According to city rules, the council could have declared removing the Lee statue an emergency but no one said that during the meetings. It was never reported that way to the public.
Why bother with details and rules about city business?   
Let’s hope that someone in the city council explains that to a lot of citizens who don’t understand how this statue was removed without opening for bids or following the rules.
Maybe we will remember this episode as Lee’s revenge, or how a city messed up the removal of a statue.
P.S. You can listen to my show (Canto Talk) and follow me on Twitter.

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Happy # 67 Bill Murray

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We met Bill Murray in the mid-1970's on Saturday Night Live.   He was very funny and moved to movies, from "Ghostobusters" to "Groundhog day" to even a small part in Andy Garcia's "The lost city".

He was born on this day in Evaston, Illinois.      We hope that he enjoys his birthday:

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2005: Clinton and his Kyoto fantasies

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In 2005, Bill Clinton spoke at the Kyoto conference and criticized Pres. Bush again:
"we could meet and surpass the Kyoto targets in a way that would strengthen and not weaken our economies." (AP)
There are two problems with this statement.

First, it violates once again our long tradition of former presidents staying out of politics.   Once again, Clinton has criticized Bush outside of the US.   How low can this man go?

Second, Clinton is very dishonest.

What did Clinton do about the Kyoto treaty?

Nothing, absolutely nothing.

Perhaps, we should remember what Michael Moore, who supported Ralph Nader over Al Gore in 2000, wrote in 2001:

"But, please, let's cut the crap and tell the truth: George W. Bush has done little more than CONTINUE the policies of the last eight years of the Clinton/Gore administration. As hard as that is for many to swallow, that is the truth -- and the sooner you stop the scare campaign, the sooner we'll be able to fight Bush in a way that will stop him for good.For eight long years, Clinton/Gore resisted all efforts and recommendations to reduce the carbon dioxide in the air and the arsenic in the water."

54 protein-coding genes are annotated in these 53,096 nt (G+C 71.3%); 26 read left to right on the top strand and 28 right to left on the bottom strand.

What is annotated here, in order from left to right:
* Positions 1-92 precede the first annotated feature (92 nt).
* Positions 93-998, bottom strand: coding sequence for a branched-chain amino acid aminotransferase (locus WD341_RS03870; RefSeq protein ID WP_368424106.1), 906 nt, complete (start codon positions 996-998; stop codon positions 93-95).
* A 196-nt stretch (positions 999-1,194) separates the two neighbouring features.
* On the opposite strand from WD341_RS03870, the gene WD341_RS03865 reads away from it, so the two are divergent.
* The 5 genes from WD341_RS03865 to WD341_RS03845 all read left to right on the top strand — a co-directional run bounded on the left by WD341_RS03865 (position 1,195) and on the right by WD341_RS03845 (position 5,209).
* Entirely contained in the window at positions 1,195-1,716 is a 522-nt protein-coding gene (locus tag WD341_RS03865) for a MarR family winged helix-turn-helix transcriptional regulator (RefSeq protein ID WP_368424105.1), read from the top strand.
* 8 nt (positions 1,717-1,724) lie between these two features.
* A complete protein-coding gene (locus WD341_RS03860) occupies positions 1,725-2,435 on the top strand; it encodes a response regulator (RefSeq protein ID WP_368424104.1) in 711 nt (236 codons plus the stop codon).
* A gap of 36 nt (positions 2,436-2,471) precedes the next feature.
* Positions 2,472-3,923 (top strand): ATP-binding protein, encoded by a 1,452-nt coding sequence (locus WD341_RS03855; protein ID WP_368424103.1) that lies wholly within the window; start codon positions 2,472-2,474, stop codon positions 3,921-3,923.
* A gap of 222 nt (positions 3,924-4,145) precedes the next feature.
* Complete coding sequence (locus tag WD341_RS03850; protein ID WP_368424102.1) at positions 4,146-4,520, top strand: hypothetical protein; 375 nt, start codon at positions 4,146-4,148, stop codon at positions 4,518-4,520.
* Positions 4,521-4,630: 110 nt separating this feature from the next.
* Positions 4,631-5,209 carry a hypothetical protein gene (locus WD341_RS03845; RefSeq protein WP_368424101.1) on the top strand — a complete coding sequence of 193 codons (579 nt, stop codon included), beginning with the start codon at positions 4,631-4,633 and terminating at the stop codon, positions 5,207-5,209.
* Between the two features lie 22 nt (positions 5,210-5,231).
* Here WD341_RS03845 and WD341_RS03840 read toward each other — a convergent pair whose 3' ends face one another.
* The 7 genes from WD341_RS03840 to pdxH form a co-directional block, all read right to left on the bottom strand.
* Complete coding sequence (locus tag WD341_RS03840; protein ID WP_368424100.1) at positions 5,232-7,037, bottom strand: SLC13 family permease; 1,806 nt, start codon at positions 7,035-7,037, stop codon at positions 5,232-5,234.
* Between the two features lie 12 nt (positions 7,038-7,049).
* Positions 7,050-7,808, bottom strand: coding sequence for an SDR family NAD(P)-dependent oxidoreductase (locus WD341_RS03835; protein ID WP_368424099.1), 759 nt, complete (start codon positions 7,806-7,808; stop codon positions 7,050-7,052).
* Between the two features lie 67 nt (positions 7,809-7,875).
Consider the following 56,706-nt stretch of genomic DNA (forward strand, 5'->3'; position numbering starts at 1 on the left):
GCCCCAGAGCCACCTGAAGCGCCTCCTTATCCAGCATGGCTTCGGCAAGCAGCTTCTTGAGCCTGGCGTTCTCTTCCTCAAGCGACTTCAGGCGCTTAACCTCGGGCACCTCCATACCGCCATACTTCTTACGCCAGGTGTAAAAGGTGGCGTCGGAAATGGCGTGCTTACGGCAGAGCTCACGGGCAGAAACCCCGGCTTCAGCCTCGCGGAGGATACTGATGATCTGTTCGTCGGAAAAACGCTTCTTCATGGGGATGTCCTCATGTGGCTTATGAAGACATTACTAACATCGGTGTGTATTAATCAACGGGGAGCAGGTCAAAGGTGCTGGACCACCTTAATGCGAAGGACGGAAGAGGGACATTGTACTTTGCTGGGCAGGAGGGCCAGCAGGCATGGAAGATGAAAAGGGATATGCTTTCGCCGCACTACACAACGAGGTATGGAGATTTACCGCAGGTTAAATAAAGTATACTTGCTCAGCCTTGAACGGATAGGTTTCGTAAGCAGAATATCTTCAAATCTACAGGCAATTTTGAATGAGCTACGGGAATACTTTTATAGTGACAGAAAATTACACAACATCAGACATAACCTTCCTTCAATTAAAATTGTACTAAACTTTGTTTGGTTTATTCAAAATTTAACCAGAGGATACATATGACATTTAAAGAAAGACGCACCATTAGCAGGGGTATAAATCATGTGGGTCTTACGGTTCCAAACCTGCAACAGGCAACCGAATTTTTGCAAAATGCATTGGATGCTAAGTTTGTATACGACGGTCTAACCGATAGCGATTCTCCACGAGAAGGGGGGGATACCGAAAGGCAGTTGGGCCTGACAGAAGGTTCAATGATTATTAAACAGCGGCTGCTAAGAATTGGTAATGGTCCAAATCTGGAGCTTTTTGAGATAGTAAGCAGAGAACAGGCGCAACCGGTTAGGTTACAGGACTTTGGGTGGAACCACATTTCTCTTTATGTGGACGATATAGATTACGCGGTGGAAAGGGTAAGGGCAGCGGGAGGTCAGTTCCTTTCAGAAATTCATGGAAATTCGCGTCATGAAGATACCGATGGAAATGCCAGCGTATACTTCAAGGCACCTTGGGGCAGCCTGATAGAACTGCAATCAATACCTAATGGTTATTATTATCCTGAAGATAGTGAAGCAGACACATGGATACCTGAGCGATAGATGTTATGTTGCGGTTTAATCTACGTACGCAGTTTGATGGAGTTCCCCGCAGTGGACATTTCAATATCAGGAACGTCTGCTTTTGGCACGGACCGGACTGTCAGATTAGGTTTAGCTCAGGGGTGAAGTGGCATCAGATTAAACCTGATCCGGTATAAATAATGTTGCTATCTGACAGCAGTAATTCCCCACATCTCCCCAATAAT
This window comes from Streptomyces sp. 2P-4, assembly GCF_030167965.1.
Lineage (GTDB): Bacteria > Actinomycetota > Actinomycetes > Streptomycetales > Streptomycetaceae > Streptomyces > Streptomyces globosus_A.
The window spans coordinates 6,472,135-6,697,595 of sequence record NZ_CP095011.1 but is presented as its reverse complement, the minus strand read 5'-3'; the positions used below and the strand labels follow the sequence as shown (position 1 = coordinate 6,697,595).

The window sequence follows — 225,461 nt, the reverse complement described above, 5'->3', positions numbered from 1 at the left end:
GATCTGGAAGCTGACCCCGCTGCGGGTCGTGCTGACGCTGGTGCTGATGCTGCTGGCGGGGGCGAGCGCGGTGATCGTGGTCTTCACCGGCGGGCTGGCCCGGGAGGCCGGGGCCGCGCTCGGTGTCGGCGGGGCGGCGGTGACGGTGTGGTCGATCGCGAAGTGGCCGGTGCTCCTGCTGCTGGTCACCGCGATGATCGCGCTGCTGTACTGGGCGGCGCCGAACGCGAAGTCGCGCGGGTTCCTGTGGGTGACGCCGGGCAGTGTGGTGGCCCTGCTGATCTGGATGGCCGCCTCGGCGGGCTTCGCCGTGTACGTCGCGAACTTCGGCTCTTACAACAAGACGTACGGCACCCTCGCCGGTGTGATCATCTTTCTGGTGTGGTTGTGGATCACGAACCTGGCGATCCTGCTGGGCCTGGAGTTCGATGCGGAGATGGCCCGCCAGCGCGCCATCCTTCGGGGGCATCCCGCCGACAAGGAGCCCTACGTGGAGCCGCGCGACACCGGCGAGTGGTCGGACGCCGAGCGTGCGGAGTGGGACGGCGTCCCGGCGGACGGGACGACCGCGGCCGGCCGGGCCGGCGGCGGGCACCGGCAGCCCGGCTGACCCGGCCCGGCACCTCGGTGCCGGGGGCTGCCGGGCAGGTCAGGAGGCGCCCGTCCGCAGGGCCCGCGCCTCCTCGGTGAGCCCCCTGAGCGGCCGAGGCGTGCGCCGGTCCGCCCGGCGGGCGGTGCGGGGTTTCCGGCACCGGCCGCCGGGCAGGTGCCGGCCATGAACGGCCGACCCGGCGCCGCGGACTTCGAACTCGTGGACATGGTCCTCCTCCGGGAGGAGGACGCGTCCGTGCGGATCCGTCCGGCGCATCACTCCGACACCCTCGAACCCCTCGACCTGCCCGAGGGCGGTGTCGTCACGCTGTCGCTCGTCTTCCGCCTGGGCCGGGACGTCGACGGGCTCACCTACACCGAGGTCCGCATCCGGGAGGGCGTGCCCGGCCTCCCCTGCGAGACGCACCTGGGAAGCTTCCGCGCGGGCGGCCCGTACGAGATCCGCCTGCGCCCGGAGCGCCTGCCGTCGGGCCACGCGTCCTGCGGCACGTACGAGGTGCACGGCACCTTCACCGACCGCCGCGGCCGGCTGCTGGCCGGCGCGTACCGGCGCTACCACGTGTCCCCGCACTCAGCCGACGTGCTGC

Where were American liberals in the late 90's?    They weren't working to ratify Kyoto!

September 2004: CBS and the fake Bush documents

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During the '04 election, I warned my liberal friends to avoid the Bush military service story.  I recall this story back in '94 when Bush beat incumbent Richards. 

It came out during the campaign and Bush answered some questions. Richards dropped it, in the same way that Al Gore killed it in 2000.

I warned my liberal friends to stay away from this story.  It was not a story.  It was a lot of nonsense promoted by people with an agenda rather than people with the truth.

I said: Don't fall for this garbage.  I also told them that Bush would be reelected with a majority of the popular vote and that Republicans would sweep the Senate. 

But my liberal friends are bad listeners. They should listen to me more often.

The liberals of 2004 could not avoid the red meat of an anti-Bush story. They fell for it like a bunch of suckers eating out of Karl Rove's hand.

And so they learned the hard way that the story was nonsense, as many of us had warned them!.

P.S. Bernie Goldberg wrote about this bias years before:

1968: Jeannie C. Riley's "Harper Valley PTA" makes country & pop history

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Who would have predicted this?   Who would have thought that a country song about a PTA would make history?      It did this week in 1968:  

With her career-defining hit song, 23-year-old Jeannie C. Riley accomplished a crossover feat that no other woman would match for another dozen years: On September 21, 1968, she became the first female performer to top the Billboard Country and Pop charts simultaneously, with “Harper Valley P.T.A.”
Perhaps never in pop history has one voice been more right for one song than Jeannie C. Riley’s was for “Harper Valley P.T.A.” Indeed, it was her speaking voice, and not her singing, that got Riley noticed and picked out for the song. She had come to Nashville from her native Anson, Texas, in her early 20s to pursue a singing career, but it was on her day job as a receptionist at that she was noticed by the legendary country-music record producer Shelby Singleton.
Recognizing her voice as perfect for the protagonist in songwriter Tom T. Hall’s crypto-feminist tale of a small-town Southern widow’s fight for her right to wear her skirts short and her heels high, Singleton had Riley record “Harper Valley P.T.A.” as her first professional demo, which was released as a single that charged up the Pop and Country charts in mid-summer 1968.”
And it was a fun song and a bit hit:

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1981 and Steve Carlton sets NL mark for K's


The great Steve Carlton made some National League history on this day in 1981:   

On September 21, 1981, Philadelphia Phillies pitcher Steve Carlton strikes out the 3,118th batter of his career to break Bob Gibson’s National League record for career strikeouts.
Despite Carlton’s 10 shutout innings and 12 strikeouts, the Phillies lost the marathon game to the Montreal Expos in the 17th inning, 1-0.
His best season was 1972:  27-10, a 1.97 ERA, 30 complete games, 8 shutouts and 320 strikeouts.   The amazing thing is that he pitched for a team that won 59 games.   It may have been the greatest pitching performance ever.
Great pitcher.   Maybe the best lefty after Koufax with all due respect to Randy Johnson!